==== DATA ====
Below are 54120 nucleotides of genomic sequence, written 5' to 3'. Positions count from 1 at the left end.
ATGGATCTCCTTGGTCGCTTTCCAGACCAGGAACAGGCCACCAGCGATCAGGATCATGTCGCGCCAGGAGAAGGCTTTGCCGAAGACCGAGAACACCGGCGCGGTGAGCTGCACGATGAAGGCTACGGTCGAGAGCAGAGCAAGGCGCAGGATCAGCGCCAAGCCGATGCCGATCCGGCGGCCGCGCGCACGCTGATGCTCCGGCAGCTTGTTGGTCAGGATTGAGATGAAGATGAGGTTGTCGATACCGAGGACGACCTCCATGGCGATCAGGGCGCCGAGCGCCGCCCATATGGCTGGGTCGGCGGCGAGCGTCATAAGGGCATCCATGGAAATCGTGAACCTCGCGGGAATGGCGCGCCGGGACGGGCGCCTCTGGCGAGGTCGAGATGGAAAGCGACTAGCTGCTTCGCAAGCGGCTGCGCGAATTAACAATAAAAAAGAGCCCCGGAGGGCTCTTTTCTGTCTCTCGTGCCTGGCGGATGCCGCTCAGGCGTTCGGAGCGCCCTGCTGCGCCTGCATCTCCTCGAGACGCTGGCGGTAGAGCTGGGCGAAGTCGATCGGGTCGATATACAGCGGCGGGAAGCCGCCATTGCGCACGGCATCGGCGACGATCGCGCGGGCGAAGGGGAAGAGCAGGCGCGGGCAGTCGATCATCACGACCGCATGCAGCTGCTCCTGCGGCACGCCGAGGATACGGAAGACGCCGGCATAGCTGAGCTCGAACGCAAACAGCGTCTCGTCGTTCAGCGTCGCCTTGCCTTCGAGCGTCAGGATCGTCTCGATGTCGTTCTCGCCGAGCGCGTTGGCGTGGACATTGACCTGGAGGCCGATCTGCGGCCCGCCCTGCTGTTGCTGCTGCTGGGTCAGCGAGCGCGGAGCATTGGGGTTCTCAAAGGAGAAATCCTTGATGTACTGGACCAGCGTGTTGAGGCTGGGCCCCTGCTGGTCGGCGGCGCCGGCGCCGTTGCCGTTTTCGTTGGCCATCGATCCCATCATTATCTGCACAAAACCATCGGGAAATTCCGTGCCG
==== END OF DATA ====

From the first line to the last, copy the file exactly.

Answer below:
Below are 54120 nucleotides of genomic sequence, written 5' to 3'. Positions count from 1 at the left end.
ATGGATCTCCTTGGTCGCTTTCCAGACCAGGAACAGGCCACCAGCGATCAGGATCATGTCGCGCCAGGAGAAGGCTTTGCCGAAGACCGAGAACACCGGCGCGGTGAGCTGCACGATGAAGGCTACGGTCGAGAGCAGAGCAAGGCGCAGGATCAGCGCCAAGCCGATGCCGATCCGGCGGCCGCGCGCACGCTGATGCTCCGGCAGCTTGTTGGTCAGGATTGAGATGAAGATGAGGTTGTCGATACCGAGGACGACCTCCATGGCGATCAGGGCGCCGAGCGCCGCCCATATGGCTGGGTCGGCGGCGAGCGTCATAAGGGCATCCATGGAAATCGTGAACCTCGCGGGAATGGCGCGCCGGGACGGGCGCCTCTGGCGAGGTCGAGATGGAAAGCGACTAGCTGCTTCGCAAGCGGCTGCGCGAATTAACAATAAAAAAGAGCCCCGGAGGGCTCTTTTCTGTCTCTCGTGCCTGGCGGATGCCGCTCAGGCGTTCGGAGCGCCCTGCTGCGCCTGCATCTCCTCGAGACGCTGGCGGTAGAGCTGGGCGAAGTCGATCGGGTCGATATACAGCGGCGGGAAGCCGCCATTGCGCACGGCATCGGCGACGATCGCGCGGGCGAAGGGGAAGAGCAGGCGCGGGCAGTCGATCATCACGACCGCATGCAGCTGCTCCTGCGGCACGCCGAGGATACGGAAGACGCCGGCATAGCTGAGCTCGAACGCAAACAGCGTCTCGTCGTTCAGCGTCGCCTTGCCTTCGAGCGTCAGGATCGTCTCGATGTCGTTCTCGCCGAGCGCGTTGGCGTGGACATTGACCTGGAGGCCGATCTGCGGCCCGCCCTGCTGTTGCTGCTGCTGGGTCAGCGAGCGCGGAGCATTGGGGTTCTCAAAGGAGAAATCCTTGATGTACTGGACCAGCGTGTTGAGGCTGGGCCCCTGCTGGTCGGCGGCGCCGGCGCCGTTGCCGTTTTCGTTGGCCATCGATCCCATCATTATCTGCACAAAACCATCGGGAAATTCCGTGCCG